1917 | 2020
Director and co-writer Sam Mendes turns a simple story from the trenches of World War I into an intensely visceral experience by playing out the narrative without any traditional cuts, in what seems like real time.
To get an idea of the phenomenal technical achievement, and the contribution of Oscar-winning cinematographer Roger Deakins, listen to the commentaries on the DVD – but see the film on a full-size movie screen first.
Mendes and Deakins keep the camera shifting imperceptibly between locations and studio sets – all the while ensuring lighting and weather conditions remain consistent throughout.
Salisbury Plain, covering 300 square miles of chalk grassland north of the city of Salisbury, is probably best known as the home of Stonehenge, the ring of prehistoric stones which have stood here for between four and five thousand years.
Much of the rest of the Plain is used for army training. Firing ranges and tank manouevres mean that access to some areas is restricted but the sheer extent of unbroken plain meant that the camera could be moved 360° without the constant need to remove buildings or other modern features digitally.
Six separate spots on the Plain were used and over a mile of trenches dug, though only after consultation to avoid disturbing the unique ecology or archaeology of the area. It's a tribute to the skills of the greenspeople on the production that, from the areas I saw, absolutely no sign of disturbance remains.
Simpler interior sets were built inside two large local barns, a standard practice to ensure filming can continue even when weather conditions are not ideal. In this case, though, instead of waiting for the sun, the sets were used when the sun was too bright for the film’s overcast tone.
The chaotic and somewhat ramshackle British trenches were dug near to the village West Chisenbury, on the A345 north of Amesbury, and near Erlestoke, a village on the B3098, about 12 miles west.
From here, they walk down into the trench where they're charged by General Erinmore (Colin Firth) with getting an urgent message to the Devonshire Regiment, to call off a scheduled attack that might cost the lives of 1,600 men, including Blake's own brother.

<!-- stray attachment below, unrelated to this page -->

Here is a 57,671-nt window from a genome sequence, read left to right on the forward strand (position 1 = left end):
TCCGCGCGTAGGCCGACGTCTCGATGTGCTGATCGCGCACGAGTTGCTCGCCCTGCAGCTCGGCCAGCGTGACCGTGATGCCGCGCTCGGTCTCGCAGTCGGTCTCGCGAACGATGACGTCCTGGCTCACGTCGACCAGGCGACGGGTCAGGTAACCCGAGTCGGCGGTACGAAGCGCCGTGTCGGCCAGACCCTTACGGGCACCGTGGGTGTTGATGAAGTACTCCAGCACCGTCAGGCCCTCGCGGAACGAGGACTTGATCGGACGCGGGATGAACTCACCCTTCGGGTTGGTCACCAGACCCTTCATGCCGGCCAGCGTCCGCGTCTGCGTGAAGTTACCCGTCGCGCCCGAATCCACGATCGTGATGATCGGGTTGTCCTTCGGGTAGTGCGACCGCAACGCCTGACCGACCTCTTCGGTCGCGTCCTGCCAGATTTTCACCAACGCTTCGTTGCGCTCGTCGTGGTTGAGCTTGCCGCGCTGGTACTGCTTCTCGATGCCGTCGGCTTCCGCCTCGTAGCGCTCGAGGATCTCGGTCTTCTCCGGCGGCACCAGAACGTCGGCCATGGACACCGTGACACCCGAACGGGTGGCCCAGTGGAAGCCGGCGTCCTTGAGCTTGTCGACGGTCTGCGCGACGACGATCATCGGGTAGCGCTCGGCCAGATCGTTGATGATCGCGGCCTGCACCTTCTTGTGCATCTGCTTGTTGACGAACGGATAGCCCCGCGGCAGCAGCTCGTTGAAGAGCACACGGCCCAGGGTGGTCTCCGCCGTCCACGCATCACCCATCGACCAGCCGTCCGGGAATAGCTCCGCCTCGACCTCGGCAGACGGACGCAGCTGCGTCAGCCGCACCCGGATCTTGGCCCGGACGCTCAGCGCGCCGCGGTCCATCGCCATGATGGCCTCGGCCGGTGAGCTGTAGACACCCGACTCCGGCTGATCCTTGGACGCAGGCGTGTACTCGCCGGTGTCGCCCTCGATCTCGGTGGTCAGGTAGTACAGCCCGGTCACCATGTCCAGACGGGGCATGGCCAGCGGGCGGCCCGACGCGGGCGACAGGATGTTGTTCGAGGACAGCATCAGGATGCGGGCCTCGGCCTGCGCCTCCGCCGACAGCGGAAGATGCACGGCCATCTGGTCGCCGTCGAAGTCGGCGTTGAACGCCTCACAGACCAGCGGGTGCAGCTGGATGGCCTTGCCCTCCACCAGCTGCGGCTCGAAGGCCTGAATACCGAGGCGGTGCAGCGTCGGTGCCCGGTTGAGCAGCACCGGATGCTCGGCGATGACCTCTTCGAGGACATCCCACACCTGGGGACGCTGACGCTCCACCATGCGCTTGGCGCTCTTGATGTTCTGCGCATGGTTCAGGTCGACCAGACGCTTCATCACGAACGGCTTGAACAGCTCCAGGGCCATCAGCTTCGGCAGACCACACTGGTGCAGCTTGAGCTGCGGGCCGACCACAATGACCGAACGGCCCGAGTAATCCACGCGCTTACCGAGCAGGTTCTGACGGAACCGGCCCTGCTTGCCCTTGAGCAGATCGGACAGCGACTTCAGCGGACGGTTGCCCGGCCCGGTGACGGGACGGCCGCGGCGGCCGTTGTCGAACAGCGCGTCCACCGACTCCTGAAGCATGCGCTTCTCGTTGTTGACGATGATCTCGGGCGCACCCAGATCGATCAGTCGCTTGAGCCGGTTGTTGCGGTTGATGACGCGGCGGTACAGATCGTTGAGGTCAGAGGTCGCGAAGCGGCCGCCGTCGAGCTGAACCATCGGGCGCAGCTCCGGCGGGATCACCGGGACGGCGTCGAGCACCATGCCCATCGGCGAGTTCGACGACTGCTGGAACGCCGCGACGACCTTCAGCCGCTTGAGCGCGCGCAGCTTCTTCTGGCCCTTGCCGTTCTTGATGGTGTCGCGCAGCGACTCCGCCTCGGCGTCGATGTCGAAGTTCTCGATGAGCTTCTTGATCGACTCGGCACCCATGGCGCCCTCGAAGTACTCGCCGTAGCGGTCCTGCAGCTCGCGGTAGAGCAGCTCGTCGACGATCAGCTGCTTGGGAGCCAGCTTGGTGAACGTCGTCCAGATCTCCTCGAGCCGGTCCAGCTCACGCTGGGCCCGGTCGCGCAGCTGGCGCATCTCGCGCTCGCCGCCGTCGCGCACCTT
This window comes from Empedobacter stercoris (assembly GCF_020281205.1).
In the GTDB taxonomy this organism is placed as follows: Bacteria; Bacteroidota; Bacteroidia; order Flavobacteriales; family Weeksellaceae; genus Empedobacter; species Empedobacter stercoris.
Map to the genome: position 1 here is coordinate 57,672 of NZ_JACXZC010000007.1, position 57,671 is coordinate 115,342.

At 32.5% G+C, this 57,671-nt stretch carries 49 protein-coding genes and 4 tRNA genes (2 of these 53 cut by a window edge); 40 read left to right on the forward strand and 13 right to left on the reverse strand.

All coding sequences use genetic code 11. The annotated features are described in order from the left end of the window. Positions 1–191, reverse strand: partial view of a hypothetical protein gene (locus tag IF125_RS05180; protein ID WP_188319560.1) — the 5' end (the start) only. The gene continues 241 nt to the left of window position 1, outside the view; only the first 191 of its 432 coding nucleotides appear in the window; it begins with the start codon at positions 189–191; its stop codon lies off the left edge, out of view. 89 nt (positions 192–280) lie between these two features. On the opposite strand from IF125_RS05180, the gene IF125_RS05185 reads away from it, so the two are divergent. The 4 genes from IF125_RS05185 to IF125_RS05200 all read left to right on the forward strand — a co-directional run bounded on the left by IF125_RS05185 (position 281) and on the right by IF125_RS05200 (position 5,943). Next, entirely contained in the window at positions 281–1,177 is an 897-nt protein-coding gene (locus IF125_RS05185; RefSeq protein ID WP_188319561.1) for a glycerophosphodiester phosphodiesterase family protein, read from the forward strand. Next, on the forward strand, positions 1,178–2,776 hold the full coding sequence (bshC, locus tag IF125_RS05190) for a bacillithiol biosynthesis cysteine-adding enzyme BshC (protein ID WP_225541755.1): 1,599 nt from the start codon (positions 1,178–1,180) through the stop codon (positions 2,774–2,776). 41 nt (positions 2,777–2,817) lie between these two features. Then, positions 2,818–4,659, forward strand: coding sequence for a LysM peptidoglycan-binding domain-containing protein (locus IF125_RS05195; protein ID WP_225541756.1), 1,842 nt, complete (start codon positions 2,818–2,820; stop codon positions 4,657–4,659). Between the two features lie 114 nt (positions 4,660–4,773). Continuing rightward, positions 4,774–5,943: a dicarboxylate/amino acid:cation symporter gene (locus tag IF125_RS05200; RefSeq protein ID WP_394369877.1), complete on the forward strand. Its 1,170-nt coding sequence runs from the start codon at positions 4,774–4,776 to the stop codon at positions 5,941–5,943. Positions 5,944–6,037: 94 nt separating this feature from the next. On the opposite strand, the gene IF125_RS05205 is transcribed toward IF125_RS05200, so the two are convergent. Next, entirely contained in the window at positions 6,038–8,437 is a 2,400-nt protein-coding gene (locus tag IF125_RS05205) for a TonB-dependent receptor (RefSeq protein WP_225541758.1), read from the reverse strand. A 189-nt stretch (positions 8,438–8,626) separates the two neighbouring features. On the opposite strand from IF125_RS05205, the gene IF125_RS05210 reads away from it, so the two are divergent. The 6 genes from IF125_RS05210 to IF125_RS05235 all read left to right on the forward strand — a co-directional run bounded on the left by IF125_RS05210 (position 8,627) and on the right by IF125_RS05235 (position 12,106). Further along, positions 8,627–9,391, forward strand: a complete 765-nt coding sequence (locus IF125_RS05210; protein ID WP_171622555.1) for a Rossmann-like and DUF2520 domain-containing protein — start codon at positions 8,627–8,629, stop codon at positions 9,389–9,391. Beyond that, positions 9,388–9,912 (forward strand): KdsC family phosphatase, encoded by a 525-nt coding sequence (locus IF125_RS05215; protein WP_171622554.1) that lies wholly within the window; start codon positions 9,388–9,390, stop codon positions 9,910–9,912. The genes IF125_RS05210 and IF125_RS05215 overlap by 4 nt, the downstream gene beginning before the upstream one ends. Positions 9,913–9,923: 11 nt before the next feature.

As the two enter Erinmore’s bunker, there’s one of the film’s hidden transitions to a surprisingly complex set, built with moving walls to allow fluid camera movement, which was constructed, like most of the main sets, at Shepperton Studios in Surrey.
The mission involves not only negotiating a way across No Man’s Land, the hellish wasteland between the frontline trenches, but crossing ground only recently vacated, according to intelligence, by German troops to reach the village of ‘Ecoust’.
Blake and Schofield go over the top from the frontline trench into the grim desolation of No Man’s Land, dotted with bomb craters, the fly-riddled bodies of dead horses and criss-crossed by barbed-wire, which was created on the site of the old Bovingdon Airfield southwest of Hemel Hempstead in Hertfordshire.
Convenient for the film studios, the site has hosted outdoor sets for World War Z, the 'Live Aid' concert in Bohemian Rhapsody, the explosions and epic stunts on ‘Scarif’ in Rogue One: A Star Wars Story, and Bovingdon also provided that incredibly long runway for Fast and Furious 6.
In earlier days, the airfield itself was seen in a clutch of classic World War II films, including The War Lover, 633 Squadron, Battle Of Britain and Mosquito Squadron.
Blake and Schofield are mightily relieved to discover that the Germans really have retreated from their trenches, which they discover are far more sophisticated than the British dugouts.
The deserted tunnels explored by the pair were filmed inside those local barns, but the underground bunker where a potentially lethal booby trap is triggered by a hungry rat, was built at Shepperton.
Choking on dust, Blake and Schofield emerge from darkness into a bleached-out compound littered with piles of shells and abandoned artillery.
This was a disused quarry in Oxfordshire. It’s Ambrose Quarry, on Old London Road southeast of the village of Ewelme, itself about 10 miles southeast of Oxford. Overrun by vegetation, it had to be stripped to the bare rock and earth to become the abandoned German base. ▶
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